This article was originally published on the Council of Canadians website, and is republished here with Angela Giles’ kind permission.
KJIPUKTUK (Halifax) – As people across the country prepare to head to the polls for a federal election in a few weeks, here in the unceded territory of the Mi’kmaw Nation called Nova Scotia we are reeling from the results of a provincial election held last week.
The outcome was a Progressive Conservative (PC) sweep, with 31 seats going to the PC party, 17 to the Liberals, six to the NDP, and one to an independent candidate. Of the five provincial elections that haven taken place since the pandemic began, this is the first to see power change hands. All have resulted in majority governments.
For the past 12 years, Nova Scotia has been led by a Liberal majority government, most of it under Premier Stephen McNeil (he retired last year and was proceeded by Iain Rankin after a leadership race).
From a progressive standpoint, the Liberal government has had a dismally poor track record: failing to bargain in good faith with many labour unions, carrying on a legacy of environmental racism, allowing a clear cutting of our forests, neglecting the regulation of long-term care facilities, approving open pen fish farms, promoting and subsidizing the offshore oil and gas industry, failing to take action on affordable housing, approving Alton Gas, relying on public-private partnerships for hospital redevelopment, and on and on.
But we had a few shining lights too, with the fracking moratorium that came into place in 2014, as well as the Boat Harbour Act of 2020, which forced Northern Pulp to stop pumping their effluent into Pictou Landing First Nation’s neighbouring harbour (as they had been for 50 years). Despite immense pressure from industry in both cases, the strength of social movements forced the Liberal government’s hand in instituting progressive policies.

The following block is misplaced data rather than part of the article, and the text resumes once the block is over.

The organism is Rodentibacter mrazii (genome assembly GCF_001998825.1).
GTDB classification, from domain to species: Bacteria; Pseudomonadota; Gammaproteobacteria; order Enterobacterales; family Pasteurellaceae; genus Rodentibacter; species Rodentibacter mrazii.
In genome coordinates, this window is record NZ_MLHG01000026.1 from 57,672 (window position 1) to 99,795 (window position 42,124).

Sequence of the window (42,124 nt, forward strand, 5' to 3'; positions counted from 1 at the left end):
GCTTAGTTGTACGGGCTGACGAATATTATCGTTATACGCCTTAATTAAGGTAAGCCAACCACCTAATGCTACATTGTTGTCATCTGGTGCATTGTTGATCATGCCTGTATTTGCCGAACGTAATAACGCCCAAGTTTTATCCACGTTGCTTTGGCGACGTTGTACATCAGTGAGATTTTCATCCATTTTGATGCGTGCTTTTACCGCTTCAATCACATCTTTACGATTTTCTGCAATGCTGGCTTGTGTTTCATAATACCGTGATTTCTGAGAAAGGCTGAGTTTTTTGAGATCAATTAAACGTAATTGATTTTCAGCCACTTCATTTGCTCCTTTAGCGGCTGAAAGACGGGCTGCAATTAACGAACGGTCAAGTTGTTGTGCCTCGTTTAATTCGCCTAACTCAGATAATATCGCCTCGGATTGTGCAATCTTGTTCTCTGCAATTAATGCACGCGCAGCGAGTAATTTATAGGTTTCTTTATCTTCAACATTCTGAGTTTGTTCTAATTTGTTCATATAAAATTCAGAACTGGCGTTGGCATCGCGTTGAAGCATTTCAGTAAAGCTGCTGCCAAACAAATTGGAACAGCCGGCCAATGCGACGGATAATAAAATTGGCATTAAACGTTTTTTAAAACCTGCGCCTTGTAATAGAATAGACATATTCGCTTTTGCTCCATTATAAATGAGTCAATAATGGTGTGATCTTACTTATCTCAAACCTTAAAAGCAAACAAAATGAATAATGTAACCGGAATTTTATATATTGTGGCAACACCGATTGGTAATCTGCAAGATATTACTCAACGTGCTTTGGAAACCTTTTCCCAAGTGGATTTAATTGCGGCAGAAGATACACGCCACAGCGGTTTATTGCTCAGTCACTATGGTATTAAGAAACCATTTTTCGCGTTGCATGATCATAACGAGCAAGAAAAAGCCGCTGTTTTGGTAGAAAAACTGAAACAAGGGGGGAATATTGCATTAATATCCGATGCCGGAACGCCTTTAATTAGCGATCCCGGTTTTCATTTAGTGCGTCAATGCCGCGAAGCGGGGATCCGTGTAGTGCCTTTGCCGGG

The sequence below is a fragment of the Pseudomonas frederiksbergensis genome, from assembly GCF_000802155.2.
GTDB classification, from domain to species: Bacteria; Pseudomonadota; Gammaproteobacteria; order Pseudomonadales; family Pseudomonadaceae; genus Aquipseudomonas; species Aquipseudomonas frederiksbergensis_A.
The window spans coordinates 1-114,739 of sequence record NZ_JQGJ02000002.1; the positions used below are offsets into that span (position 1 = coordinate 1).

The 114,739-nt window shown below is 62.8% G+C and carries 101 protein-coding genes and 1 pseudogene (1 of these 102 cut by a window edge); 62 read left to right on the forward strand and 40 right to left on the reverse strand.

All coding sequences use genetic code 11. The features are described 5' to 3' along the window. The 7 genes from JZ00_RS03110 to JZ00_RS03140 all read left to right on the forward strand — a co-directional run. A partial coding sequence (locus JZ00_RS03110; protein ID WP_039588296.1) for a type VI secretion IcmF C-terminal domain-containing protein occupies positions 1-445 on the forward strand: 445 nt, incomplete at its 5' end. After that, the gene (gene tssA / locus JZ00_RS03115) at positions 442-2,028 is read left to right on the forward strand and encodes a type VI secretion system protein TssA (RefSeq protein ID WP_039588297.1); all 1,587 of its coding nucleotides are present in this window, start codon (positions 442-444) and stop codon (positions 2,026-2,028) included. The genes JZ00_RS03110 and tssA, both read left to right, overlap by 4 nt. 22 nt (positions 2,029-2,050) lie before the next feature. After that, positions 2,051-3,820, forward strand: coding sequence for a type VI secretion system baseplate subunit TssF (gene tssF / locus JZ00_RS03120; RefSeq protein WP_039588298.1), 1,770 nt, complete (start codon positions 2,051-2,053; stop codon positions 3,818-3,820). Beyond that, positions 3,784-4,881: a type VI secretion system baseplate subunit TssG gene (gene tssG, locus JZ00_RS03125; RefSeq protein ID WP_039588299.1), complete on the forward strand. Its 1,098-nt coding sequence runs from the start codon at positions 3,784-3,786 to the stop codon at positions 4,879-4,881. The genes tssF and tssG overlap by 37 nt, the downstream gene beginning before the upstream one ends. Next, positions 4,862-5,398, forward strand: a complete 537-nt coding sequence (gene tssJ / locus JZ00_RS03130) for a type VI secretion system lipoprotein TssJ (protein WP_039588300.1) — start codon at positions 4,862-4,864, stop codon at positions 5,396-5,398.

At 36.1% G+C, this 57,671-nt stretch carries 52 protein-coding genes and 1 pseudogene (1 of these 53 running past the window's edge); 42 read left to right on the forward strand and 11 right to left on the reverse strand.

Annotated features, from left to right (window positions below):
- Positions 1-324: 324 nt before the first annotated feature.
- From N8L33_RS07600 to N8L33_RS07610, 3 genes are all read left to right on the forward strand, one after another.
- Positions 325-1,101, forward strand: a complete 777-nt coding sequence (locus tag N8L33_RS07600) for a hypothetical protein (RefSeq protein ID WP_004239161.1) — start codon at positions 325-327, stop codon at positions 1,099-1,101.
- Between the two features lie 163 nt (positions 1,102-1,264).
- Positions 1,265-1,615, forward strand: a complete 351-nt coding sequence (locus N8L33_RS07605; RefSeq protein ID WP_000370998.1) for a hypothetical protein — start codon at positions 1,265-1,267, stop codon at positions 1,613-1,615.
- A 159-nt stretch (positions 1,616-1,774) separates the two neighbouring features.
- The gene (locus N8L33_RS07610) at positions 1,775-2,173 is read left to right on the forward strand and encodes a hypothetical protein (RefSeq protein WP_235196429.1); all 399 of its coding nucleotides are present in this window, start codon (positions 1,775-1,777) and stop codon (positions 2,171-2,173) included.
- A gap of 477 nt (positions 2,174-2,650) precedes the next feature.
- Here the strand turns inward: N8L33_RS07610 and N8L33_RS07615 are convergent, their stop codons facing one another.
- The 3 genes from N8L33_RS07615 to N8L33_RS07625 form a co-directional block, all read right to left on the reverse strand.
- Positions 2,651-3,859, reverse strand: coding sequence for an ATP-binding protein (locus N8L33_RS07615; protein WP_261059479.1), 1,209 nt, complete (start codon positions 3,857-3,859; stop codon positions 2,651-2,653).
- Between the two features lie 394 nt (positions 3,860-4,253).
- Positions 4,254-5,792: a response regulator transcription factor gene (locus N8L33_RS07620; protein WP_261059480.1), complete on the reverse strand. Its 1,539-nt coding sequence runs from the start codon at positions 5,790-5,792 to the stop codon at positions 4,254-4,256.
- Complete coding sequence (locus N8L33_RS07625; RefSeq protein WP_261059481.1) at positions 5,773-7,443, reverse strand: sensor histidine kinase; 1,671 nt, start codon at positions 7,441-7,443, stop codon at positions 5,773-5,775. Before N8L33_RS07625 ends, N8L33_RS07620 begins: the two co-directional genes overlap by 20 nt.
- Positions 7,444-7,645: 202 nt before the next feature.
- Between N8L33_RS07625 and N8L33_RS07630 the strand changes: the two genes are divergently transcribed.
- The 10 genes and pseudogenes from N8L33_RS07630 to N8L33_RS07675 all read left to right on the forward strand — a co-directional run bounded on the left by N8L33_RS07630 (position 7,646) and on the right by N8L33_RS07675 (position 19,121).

A closer look at the party platforms and candidates
The Liberals’ loss of power was surprising to anyone following the campaign trail. Polling throughout the election predicted the election of a Liberal government – so why the big shift in results?
The election platforms offered by the Liberals and the PCs were not ideologically dissimilar. In fact, many analyses of the election results attribute the PC party’s win to its focus on health care and its big spending promises – things we might have normally expected from the Nova Scotia Liberals or NDP. Meanwhile, the Liberals lacked a campaign focus and were more focused on getting our budget back on track. The party also hurt its credibility when it dropped a female candidate from the ticket because of a few boudoir photos – this, even though the party leader has twice been caught driving under the influence and has still managed to keep his position.
The Nova Scotia New Democratic Party (NDP) centred their campaign around the issue of rent control – something that clearly resonated in urban centres, which are also the party’s usual strongholds (in Halifax Regional Municipality and Cape Breton Regional Municipality). Voters outside of Halifax and Sydney didn’t connect as well with the NDP and we saw no NDP seats going to rural ridings.